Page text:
Green Day's Anti-Trump Sing-A-Long May Be Catchy, But It Signals A Frightening Refusal To Learn The Lessons Of This Election

While it may be tempting to pretend that Donald Trump and the KKK are the most dangerous racists in America, placing the blam
While it may be tempting to pretend that Donald Trump and the KKK are the most dangerous racists in America, placing the blame for the current state of race relations on them alone is dangerously dishonest.

On Sunday night, at the American Music Awards, pop-punk icons Green Day decided to get political.

This is not a new look for the Berkeley rockers, who revitalized their image in 2004 with the rock opera takedown of the Bush Administration, American Idiot (which was adapted into a Broadway musical in 2010, and received a spiritual follow-up via the band’s 2009 record 21st Century Breakdown): a record which received a befuddling amount of praise for, not just its content, but its supposed political bravery.

But last night, Billy Joe Armstrong and company showed no interest in George W. Bush, instead turning their sights on Republican president-elect and white nationalist Donald J. Trump, whose upcoming tenure as the head of America’s executive branch has grown more terrifying day by day, especially in light of his choice to appoint proud racist and anti-Semite Steven Bannon of Breitbart News as his chief strategist. Taking to the stage to perform “Bang Bang” off their latest LP revolution radio, the trio led their audience in an impassioned chant: “No Trump! No KKK! No fascist USA!”

As far as displays of political rebellion go, this is right up there with the “Not My President” hashtag in terms of emptiness and wrongheadedness: a war cry that--on its surface--seems like a vital condemnation of a dangerous social evil, but is--actually, at its core--an exercise in back-patting and dangerously missing the point.

From the way social media has responded, you might never guess this. Cultural critics and commentators have come out to praise Green Day’s staying power as a voice of dissent in American pop music, expressing their gratitude for the band’s bravery and willingness to, pardon the cliche, fight the power. With the way this angry interlude is being discussed, you might even be tempted to believe that Green Day said something uniquely powerful or politically enlightened.

Now, this is not meant to be a criticism of the band, themselves, whose music I find inoffensive and trite at worst, superficially empowering at best. In short, Green Day is not a rock outfit that I have especially strong opinions on, and this AMAs stunt has really not changed that. I really don’t have much of an issue with what Green Day actually said, because (and this is, I believe what has convinced many to attach more potency to the chant than it deserves) nothing in the text of that proclamation is technically something I disagree with. I think Donald Trump is a horrid in every way, shape, and form--a festering mess of corruption, racism, xenophobia, and misogyny that has spilled into American government after decades of lying in wait, just barely beneath the surface of our social discourse. I think the Ku Klux Klan is pretty terrible too (I trust that I don’t need to elaborate on this. I also believe that many of Trump’s proposed policies resemble those of famous fascists, and that his wanton disregard for the (supposed) integrity of our political system is deeply troubling. I don’t blame Green Day for shouting all of this, and I don’t blame the people in the crowd for getting excited about it. I mean, who doesn’t love the chance to seem like a rebel while participating in as garish an establishment even as the American Music Awards.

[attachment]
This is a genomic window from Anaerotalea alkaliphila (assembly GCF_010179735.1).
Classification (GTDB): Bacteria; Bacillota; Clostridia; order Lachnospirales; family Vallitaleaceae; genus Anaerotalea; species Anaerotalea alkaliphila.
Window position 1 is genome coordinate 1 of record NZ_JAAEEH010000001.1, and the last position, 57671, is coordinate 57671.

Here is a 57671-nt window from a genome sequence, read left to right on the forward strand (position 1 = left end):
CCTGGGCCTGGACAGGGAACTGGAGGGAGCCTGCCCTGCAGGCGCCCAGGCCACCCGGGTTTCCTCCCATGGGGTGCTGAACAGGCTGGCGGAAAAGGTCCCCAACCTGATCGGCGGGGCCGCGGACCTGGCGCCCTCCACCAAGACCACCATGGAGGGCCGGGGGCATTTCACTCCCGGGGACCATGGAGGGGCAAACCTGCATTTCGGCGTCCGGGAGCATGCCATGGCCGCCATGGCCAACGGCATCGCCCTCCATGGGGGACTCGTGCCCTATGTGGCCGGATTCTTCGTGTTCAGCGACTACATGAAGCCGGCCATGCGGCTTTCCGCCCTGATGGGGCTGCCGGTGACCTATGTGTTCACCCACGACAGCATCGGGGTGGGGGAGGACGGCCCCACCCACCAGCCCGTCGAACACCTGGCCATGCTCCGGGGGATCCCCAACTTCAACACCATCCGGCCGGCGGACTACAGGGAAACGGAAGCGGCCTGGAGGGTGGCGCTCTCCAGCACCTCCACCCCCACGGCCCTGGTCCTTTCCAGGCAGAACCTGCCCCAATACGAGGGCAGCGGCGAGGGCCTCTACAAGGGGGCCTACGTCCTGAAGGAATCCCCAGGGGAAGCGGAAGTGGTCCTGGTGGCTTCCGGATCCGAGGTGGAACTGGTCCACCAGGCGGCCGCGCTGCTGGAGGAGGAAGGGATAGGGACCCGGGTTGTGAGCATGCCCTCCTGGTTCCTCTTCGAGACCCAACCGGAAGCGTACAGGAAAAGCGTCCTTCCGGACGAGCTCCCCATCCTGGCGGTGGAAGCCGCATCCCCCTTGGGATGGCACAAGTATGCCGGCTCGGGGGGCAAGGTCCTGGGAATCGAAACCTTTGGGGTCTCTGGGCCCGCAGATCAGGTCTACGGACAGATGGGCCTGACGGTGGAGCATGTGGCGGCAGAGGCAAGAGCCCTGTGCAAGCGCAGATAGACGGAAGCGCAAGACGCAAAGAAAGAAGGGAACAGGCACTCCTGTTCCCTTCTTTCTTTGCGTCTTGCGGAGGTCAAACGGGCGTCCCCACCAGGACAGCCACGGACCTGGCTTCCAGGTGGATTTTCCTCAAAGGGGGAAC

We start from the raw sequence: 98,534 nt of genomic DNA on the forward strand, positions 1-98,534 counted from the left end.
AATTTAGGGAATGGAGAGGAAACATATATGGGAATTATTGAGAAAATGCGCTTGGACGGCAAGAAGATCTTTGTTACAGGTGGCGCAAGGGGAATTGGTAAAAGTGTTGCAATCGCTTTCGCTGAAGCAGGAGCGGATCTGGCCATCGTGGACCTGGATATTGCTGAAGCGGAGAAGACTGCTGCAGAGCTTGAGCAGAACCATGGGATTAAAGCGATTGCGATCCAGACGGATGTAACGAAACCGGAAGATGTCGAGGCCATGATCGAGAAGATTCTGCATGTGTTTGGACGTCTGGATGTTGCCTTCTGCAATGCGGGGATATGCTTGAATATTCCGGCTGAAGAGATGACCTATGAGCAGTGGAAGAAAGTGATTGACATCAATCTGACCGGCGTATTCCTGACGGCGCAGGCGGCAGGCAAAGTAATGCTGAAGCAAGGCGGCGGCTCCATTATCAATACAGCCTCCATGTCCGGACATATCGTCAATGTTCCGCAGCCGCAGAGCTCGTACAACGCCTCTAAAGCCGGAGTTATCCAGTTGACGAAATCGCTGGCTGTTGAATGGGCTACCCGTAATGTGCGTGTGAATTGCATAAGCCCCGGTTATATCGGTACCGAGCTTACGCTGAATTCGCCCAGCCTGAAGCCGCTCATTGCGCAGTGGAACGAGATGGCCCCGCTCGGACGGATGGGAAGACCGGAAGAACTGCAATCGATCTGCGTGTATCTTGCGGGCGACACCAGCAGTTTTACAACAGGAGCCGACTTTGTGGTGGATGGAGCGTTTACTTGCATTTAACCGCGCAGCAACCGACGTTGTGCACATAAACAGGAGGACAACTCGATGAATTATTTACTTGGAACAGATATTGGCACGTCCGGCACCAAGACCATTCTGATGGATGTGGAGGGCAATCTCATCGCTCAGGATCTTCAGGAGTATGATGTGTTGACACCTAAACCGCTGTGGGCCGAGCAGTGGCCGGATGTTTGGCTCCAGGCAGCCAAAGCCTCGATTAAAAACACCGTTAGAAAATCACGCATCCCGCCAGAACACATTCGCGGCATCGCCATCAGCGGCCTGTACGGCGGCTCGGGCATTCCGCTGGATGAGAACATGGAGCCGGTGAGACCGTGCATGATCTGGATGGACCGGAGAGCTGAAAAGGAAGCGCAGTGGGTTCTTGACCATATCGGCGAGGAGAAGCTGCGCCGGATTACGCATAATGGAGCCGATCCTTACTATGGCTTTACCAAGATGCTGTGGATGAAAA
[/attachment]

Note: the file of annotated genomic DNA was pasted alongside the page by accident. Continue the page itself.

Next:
I do think, however, that “No Trump. No KKK. No fascist USA” is a spectacular example white American liberalism missing the point in exactly the way that allowed Donald Trump to achieve the presidency. I am, also, deeply disappointed to see it being spoken about by usually astute writers as though it is anything but that.

What do I mean by this? The main issue with Green Day’s chant is that it is placing the blame for the current state of America’s social infrastructure on easy, non-controversial targets that--while some of the most visible peddlers of the evils that are rotting this nation from the inside out--are not the most powerful forces in perpetuating the dangerous and hateful status quo.